I like popcorn. Most of the people that I know also like popcorn. And as I’ve taken to heart the research on vegetable oils causing wide spread inflammation throughout the body, I’ve had to readjust my snacking options.
I used to love Fritos and Potato Chips. They were my go to snacks.
But corn oil, canola oil, and vegetable oil are used in the processing of these snacks. Which makes these snack items potential food sources for inflammation.
And while I will occasionally eat them, it’s no longer a daily snack item. Not even a weekly snack item. I’ll have them if I’m at a family party and they’re on the snack table.
So when I saw that popcorn was bad for you I decided to find out why.
And if I could save this snack item so that I didn’t have to give it up.
What I found was pretty interesting. It’s both good and bad. Let’s first get the bad out of the way.
Now in researching popcorn the negative reasons for avoiding this popular snack food center on the following four items:
It’s often laden with pesticides.
It’s typically cooked in vegetable oil.
A medium bucket of Movie Theater Popcorn has 1200 calories and 60 grams of fat.
Microwave bags can produce a cancer-causing agent called perfluoroctonic acid (PFOA) that is hard for the body to rid itself of.
And then there is always the nutritional concerns about your toppings. Do you use butter? Do your toppings contain gluten or soy? Do your toppings contain MSG? Or fake dyes and coloring?
Now for me, here’s the good news:
I buy organic popcorn from my local health food store. No pesticides!
I cook my popcorn in Avocado oil to lessen the chance for inflammation.
I see about 5 movies a year in the theater (mainly Marvel movies) so I occasional eat a medium bucket of Movie Theater Popcorn so no big deal for me.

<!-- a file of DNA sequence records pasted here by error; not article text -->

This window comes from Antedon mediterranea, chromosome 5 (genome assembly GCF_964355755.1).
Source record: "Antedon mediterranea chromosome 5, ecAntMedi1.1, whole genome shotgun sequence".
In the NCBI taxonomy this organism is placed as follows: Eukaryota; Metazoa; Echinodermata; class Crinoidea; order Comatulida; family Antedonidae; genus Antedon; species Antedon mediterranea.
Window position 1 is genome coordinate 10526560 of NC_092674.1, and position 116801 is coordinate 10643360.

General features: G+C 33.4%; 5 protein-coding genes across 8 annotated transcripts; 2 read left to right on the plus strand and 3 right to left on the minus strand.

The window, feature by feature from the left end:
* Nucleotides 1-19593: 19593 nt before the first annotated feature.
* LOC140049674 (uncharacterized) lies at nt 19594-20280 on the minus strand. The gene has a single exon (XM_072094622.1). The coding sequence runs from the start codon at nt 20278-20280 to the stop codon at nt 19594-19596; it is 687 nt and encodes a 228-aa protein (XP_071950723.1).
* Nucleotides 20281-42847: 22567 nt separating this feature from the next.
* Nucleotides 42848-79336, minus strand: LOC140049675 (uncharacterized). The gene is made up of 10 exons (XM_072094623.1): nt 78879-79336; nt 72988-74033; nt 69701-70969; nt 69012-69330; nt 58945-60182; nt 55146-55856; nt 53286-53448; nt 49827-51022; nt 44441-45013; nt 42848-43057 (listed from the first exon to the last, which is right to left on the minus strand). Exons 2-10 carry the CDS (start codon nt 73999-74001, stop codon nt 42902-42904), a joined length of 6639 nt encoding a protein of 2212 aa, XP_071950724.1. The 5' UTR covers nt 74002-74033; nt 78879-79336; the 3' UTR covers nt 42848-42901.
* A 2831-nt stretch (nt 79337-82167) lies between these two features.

I never have microwave popcorn.
This gave me hope that I could continue to use popcorn as my go to snack. And what encouraged me to continue this snack food was the following good news about popcorn.
By making just a few adjustments in how I cook and top my popcorn, I could save this snack food. The suggestions I came across were as follows:
If you don’t like an air-popper (I don’t), then cook it old school in a pot with a lid but use coconut oil or Ghee or Grass-Fed butter. For me it will be switching to coconut oil.
For a topping I use hormone free butter and regular salt. Instead I’m going to switch to olive oil and sea salt. Other toppings that are healthy are Garlic Salt, Celery Salt, Rosemary, and Dried Thyme.
Now when I go to make these cooking changes I’m going to be able to enjoy a wonderful snack food that also has some very good health benefits like:
High in antioxidants to help protect my body from free radical damage.
Provides a significant amount of fiber to aid in digestion and stabilize blood sugar.
Is a good source of manganese to help support bone health and prevent osteoporosis.
And I’m using an organic, non-GMO product that supports the local economy while also helping me keep my one final snack item in place.